Later, I checked and had indeed got the name right, and actually I’d forgotten that This, a physical chemist, is regarded as the father of molecular gastronomy. Seems he’s also worked a lot with chef Pierre Gagnaire. At this point, my eyes glazed over for a minute or two at the memory of a meal at Pierre Gagnaire’s 3-Michelin starred Paris restaurant, in 2004 when I was there for Strings 2004. The meal was amazing, as was the restaurant. (It remains the only three-star I’ve been to. I spend my time noodling around in the mere two’s I’m afraid – don’t hold that against me. (Le Manoir aux Quat’Sainsons in Oxfordshire remains a favourite. …Eye-glazing again.)) It was a notable evening for a number of reasons. Oddly enough, one table away was Oprah Winfrey and her entourage, a group that, even in Paris, caused a collective intake of breath when they entered the room. Then, on leaving the restaurant, the city streets erupted in excitement and celebration because some football team or other had beaten some other team (also, football, I imagine) in some important international tournament or other. I forget the details. But that’s another time, and another story.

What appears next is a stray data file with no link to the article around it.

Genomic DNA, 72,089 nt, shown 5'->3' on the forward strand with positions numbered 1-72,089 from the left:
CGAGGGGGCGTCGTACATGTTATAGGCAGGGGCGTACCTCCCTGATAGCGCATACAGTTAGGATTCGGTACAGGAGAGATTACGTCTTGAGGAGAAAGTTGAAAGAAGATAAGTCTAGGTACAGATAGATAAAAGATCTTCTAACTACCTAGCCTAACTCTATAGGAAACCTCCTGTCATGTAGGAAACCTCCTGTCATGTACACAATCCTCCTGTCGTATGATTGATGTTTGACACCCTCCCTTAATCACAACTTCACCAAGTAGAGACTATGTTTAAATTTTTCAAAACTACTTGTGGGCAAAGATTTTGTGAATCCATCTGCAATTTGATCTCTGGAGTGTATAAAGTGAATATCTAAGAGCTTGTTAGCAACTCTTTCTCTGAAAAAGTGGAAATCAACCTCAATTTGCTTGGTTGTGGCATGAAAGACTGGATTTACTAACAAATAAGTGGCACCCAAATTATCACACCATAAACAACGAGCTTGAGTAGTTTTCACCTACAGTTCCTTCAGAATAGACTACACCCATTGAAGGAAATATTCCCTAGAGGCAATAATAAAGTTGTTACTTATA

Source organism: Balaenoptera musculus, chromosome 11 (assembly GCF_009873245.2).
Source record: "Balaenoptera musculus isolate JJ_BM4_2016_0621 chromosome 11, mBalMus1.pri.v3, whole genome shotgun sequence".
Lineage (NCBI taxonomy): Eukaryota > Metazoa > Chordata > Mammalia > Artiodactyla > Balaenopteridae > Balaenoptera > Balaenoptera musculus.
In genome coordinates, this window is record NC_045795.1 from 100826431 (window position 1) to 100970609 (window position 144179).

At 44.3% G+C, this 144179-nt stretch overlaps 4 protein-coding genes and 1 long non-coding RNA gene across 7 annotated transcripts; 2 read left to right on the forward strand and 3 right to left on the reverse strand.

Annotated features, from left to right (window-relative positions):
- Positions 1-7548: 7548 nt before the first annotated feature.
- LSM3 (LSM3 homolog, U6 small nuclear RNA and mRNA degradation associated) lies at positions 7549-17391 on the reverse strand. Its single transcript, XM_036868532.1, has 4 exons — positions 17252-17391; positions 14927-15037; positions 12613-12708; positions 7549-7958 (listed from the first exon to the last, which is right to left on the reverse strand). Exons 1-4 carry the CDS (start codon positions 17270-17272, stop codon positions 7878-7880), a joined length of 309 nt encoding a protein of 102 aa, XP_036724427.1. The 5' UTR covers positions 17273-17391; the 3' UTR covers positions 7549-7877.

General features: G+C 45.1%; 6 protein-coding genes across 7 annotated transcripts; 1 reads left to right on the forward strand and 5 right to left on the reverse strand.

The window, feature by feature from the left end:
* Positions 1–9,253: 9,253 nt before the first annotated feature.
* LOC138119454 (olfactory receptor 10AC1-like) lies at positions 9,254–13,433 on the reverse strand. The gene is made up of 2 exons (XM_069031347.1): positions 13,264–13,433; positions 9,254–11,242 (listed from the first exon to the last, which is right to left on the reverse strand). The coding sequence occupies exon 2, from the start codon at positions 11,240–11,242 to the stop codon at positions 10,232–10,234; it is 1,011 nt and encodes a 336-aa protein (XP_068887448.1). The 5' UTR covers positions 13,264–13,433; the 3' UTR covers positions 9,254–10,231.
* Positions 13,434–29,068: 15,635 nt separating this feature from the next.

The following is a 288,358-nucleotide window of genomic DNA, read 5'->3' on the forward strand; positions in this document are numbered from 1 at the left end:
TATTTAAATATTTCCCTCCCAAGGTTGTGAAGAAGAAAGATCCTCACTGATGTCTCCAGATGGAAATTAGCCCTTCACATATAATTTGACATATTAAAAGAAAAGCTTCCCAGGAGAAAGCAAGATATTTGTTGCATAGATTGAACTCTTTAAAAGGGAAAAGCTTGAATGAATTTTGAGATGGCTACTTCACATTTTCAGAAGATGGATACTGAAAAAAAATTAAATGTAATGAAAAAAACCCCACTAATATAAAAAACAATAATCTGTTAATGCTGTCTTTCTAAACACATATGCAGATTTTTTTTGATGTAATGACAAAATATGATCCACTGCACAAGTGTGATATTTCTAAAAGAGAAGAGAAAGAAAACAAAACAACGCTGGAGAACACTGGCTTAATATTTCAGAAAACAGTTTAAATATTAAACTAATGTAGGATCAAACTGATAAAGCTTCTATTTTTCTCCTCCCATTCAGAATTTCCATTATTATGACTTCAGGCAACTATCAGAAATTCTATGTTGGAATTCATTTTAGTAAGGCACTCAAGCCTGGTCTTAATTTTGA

Anyway when I got home the day of the lunch, I discovered that I’d managed to get further than the regular This-browsing. I actually have one of This’ books on a shelf in the study (“The science of the oven”). I must get around to reading it one day.


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5 Responses to Give Us, This Day…